3d printers

Predictions 2022: Technical trends of metal 3D printers for mass production – 3DPrint.com

As we prepare for 2022 and beyond Additive manufacturing strategies event, from March 1-3, 3DPrint.com provided forecasts related to the event’s nine verticals. Among them is “Additive Manufacturing for Mass Production of Metal Parts”. In a previous article, we noted that more lasers and automation will be a key trend in laser powder bed fusion (LPBF). Additionally, a resurgence of electron beam fusion (EBM) vendors and utilities will drive growth there. Besides these developments, there were a few other trends that experts in the metal 3D printing space also noticed. Two of these are of particular importance: renewed attention to directed energy deposition processes and continued interest in binder jetting.

Mike Vasquez, Materials Specialist and Consultant at 3Degrees look at this very holistically.

“I’m excited about the industry’s continued march toward data- and experience-driven results,” Vasquez said. “In 2022, I expect we’ll hear more about the people who are actually working to improve materials, processes and workflow in this space. I think progress in these areas – which comes from both large manufacturing companies and new entrepreneurs – will be a key driver for incremental adoption and transition to production applications. Additionally, I am interested to see how the industry continues to address the ongoing conversation about preparing the next generation of our workforce to succeed at all levels of the additive manufacturing business.

Training is an incredibly overlooked element that will need to play a much better role in our industry. Mike’s focus on workflow and various developments happening in concert is very on point. Long-term 3D printing consultant and horse savior, Andrew Allshorn of 3D-SQUARED is very specific about its trend.

“One of the most interesting technologies I have seen in a while comes from Meltio. Personally, I would like to see more hybrid machines, combining metal 3D printing and machining in the same machine. able to look at the geometry and print to a point where he knows he can still machine the geometry inside and out with no problem Print the next section and do the same until that the part is complete, with a perfect surface inside and outside the component, that way there would be no post-processing.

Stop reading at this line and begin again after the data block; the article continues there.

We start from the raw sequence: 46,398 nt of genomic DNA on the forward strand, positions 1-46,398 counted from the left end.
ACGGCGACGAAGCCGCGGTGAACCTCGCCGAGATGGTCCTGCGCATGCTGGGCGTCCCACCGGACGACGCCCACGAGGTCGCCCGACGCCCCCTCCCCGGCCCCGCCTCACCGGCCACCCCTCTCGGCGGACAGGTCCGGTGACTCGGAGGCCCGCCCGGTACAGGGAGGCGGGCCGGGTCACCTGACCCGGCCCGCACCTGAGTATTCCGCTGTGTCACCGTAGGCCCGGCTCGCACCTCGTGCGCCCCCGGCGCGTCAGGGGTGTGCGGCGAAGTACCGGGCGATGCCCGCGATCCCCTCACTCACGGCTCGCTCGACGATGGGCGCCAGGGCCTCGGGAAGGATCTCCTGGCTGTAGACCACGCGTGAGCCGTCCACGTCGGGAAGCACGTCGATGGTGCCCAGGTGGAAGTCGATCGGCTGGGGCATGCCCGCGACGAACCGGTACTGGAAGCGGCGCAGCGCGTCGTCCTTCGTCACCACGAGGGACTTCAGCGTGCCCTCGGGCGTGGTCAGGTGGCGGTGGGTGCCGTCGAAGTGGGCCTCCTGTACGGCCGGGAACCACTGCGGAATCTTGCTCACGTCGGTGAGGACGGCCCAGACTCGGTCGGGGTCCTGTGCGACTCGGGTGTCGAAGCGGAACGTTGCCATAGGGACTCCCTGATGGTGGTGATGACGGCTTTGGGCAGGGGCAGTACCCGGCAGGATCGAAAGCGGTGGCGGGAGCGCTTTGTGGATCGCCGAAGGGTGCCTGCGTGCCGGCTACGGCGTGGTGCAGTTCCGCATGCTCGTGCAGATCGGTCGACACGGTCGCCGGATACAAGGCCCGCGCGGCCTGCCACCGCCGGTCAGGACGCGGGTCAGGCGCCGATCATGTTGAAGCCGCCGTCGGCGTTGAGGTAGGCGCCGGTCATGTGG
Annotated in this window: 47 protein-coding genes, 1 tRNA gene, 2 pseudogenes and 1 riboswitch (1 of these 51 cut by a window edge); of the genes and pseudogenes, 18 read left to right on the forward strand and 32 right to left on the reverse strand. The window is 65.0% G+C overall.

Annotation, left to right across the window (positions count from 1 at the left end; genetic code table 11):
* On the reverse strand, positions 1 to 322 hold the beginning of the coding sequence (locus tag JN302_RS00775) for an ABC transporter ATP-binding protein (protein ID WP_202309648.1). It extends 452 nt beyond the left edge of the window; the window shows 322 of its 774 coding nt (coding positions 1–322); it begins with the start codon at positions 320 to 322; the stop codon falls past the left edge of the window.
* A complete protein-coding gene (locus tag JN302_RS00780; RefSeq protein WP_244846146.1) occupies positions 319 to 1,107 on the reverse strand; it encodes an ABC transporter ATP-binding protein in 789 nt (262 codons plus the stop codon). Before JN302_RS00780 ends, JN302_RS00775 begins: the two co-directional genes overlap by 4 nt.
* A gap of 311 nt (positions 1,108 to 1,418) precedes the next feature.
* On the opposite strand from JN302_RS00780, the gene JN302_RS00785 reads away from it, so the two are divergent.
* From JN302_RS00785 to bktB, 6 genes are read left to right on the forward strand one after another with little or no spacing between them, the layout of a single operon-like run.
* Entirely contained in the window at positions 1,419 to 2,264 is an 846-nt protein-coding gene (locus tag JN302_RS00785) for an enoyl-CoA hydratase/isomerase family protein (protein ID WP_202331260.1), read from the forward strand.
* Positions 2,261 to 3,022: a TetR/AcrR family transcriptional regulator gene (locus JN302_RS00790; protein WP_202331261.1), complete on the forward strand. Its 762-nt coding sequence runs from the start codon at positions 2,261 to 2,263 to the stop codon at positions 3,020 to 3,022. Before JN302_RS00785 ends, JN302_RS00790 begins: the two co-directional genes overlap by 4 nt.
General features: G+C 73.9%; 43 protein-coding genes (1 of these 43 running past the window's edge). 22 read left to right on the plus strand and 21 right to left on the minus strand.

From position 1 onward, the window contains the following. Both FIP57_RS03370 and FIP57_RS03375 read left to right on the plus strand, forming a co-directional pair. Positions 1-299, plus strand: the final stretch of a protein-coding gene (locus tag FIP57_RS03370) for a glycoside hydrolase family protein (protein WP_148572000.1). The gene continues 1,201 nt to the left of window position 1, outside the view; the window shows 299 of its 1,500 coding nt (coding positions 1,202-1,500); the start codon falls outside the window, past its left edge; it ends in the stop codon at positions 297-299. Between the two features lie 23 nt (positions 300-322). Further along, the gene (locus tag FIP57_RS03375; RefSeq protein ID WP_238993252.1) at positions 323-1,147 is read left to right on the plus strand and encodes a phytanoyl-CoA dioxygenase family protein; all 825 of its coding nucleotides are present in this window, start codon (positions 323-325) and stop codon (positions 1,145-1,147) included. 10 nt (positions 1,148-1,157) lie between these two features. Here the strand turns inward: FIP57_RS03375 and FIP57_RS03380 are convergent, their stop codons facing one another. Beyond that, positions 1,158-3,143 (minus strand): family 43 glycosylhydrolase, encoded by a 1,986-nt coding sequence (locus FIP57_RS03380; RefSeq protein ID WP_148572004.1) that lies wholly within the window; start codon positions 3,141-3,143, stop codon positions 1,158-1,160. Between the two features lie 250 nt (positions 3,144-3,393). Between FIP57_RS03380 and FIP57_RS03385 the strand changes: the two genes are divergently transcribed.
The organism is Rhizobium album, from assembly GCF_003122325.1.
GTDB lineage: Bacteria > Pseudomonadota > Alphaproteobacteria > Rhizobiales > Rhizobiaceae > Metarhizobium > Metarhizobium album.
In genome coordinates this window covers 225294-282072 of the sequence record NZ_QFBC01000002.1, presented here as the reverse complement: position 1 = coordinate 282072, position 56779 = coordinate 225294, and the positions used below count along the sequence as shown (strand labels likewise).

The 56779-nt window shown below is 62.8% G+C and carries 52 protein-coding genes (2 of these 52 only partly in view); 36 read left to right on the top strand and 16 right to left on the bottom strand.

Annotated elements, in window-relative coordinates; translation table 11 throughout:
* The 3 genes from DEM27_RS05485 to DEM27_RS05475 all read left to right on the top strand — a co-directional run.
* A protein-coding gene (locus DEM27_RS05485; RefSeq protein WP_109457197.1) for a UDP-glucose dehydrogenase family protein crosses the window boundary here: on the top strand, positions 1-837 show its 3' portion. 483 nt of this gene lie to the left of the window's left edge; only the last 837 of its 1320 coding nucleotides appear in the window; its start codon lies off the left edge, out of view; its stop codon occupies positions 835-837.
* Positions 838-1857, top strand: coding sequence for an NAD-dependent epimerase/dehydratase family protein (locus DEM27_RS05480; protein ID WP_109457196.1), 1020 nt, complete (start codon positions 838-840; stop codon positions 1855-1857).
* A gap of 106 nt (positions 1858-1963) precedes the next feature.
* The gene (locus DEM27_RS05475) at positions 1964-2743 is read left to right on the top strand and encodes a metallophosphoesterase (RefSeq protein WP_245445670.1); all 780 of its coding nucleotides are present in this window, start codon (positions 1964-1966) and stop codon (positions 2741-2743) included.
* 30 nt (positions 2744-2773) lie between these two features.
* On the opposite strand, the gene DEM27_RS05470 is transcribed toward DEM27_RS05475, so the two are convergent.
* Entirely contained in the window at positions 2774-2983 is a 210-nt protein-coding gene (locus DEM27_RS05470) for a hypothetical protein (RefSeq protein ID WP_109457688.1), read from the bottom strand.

I like the idea of ​​software being the key gateway for hybrid machines, when eliminating post-processing would really have a big impact on AM economics.

The AMBIT DED tool head. Image courtesy of Hybrid Manufacturing Technologies.

Jason Jones was an academic researcher in 3D printing for ten years before entering the commercial world with his Hybrid manufacturing technologiesa company that manufactures innovative nozzles, control units and complete solutions for metal and polymer AM.

“I predict that the ability to establish the quality of printed metal parts, both inside and out, will be advanced significantly,” Jones told us.

Jason here completely echoes Andrew. It’s a simple statement here from Jason, but it has huge implications. At present, 3D printing is a series of black box technologies in which we really don’t know what is going on inside the machine and have little control over the properties inside and outside. Having that would be a leap forward.

“I hope we will see directed energy deposition find its way into metal 3D printing, become more well-known and popular. [laser metal deposition (LMD)] become the essential DED technology thanks to its coverage of small to large parts (5-10 cm to 1-2 m). Additionally, machine shops are finding a way to adopt metal 3D printing for the parts they already manufacture in a cheaper and faster way through wired laser metal deposition, rather than any technology at powder base. I really think 2022 will be crucial for machine shops to trust Metal AM”

I also think 2022 will be a release party for DED and hybrid technologies. I think an important note to take away is Gerrard’s differentiation here, where he particularly likes wireframe LMD for “small to large pieces (5-10cm to 1-2m)” and is particularly enthusiastic about machine shops. Many people target aerospace or rocket engines, but forget that per part and per customer there is usually an optimal technology. I think Gerard’s more specific perspective is much better.

Christian Lonne, the experienced leader of the binder projection company digital metal said,

“Making more and more materials available for metal binder jetting is obviously a good thing, but what I really think will benefit the whole of technology, and what we are pursuing at Digital Metal is a qualification robust materials with robust properties, paving the way for high repeatability. and true industrial-grade mass production with high yield and material properties.

Especially considering that Digital Metal is currently used in manufacturing, making hundreds of thousands of parts for customers, I think it’s significant that Christian wants to focus here on “robust properties”, qualifications and repeatability.

For me, we are going to have a very exciting year in terms of binder jetting and DED technologies. On the one hand, we will push to smaller customers and sites while going deeper into manufacturing.